but give us a sense of just what you are hearing from the folks who come in and they are clearly sick with covid? >> yeah, you know, you get the patients that regret, maybe miami is a special place there are a lot of people who don't have regret it all i had a patient recently who said she would rather die of covid then would be vaccinated. imagine the irony of that -- >> what do you say that? >> it's hard to rationalize that. because in our minds, we are thinking, well, what do you want us to do? if your goal is to die? obviously we want to help everyone, but we have an effective treatment, and you are refusing it, what do you do in an emergency department, in particular when you are taking beds away from other people trying to do the right thing? we cannot treat everyone. we do to the best of our ability or ability. but it is ironic and dangerous. >> an incredibly sad -- we know how to deal with, this right? the miami herald reported today that south florida hospitals
have seen a rise in younger patients. again, something we've seen in other hotspots, is that what you are experiencing? >> yes. as a matter of fact, i think florida is almost not a surprise. the elderly have been very effectively vaccinated in lots of parts of the country, including well here so the people who have not been vaccinated often are younger, and they are therefore immune -- just yesterday i called the six month old, and after calling, i realize that i can talk to a baby, i have to talk to the parent. there are so many young adults coming in with covid, they are not as believing of the conspiracy theories. the worst is the way [inaudible] of it all, have families of their own, but everyone, please get vaccinated you have to protect your loved ones. >> so even if you are seeing these cases on the rise, governor desantis, who we said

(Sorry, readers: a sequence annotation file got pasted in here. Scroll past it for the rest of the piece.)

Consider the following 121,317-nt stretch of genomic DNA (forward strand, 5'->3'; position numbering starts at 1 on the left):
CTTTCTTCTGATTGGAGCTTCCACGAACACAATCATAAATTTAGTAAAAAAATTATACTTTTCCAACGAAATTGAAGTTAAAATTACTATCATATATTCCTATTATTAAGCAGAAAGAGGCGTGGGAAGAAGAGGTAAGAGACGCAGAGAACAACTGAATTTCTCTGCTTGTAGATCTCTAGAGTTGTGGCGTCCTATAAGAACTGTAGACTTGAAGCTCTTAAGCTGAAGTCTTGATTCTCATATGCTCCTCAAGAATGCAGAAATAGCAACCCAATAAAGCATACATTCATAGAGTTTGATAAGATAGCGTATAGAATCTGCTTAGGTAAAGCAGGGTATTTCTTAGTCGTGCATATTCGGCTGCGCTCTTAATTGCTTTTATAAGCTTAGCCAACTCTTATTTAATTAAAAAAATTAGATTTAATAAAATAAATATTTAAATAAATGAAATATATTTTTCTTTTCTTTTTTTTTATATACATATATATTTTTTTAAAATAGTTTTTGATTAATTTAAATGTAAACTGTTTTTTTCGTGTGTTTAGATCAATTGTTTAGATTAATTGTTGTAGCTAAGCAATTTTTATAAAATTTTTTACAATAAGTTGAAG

earlier, it is not letting schools mandate masks, also said he is not going to mask his own three kids. he says he wants to be able to see them smile. and he says, and this is the important thing, there is no evidence masks can prevent outbreaks at schools. is that true? do masks not work the same way as they do for everyone else? >> you know who is not smiling? kids with covid. they actually looked pretty miserable, and their parents are not happy either. and they're really in dire straits when they go to the icu. i will grant, kids generally do not get a sick as adults do, generally. but none, none of the kids that i have seen that got covid, we're happy about it absolutely zero. we know from other countries, other school systems, that masks are very effective. listen, if 100% of a school is vaccinated, you probably don't need a mask. but i know nobody under age 12 in this countries vaccinated the only way of preventing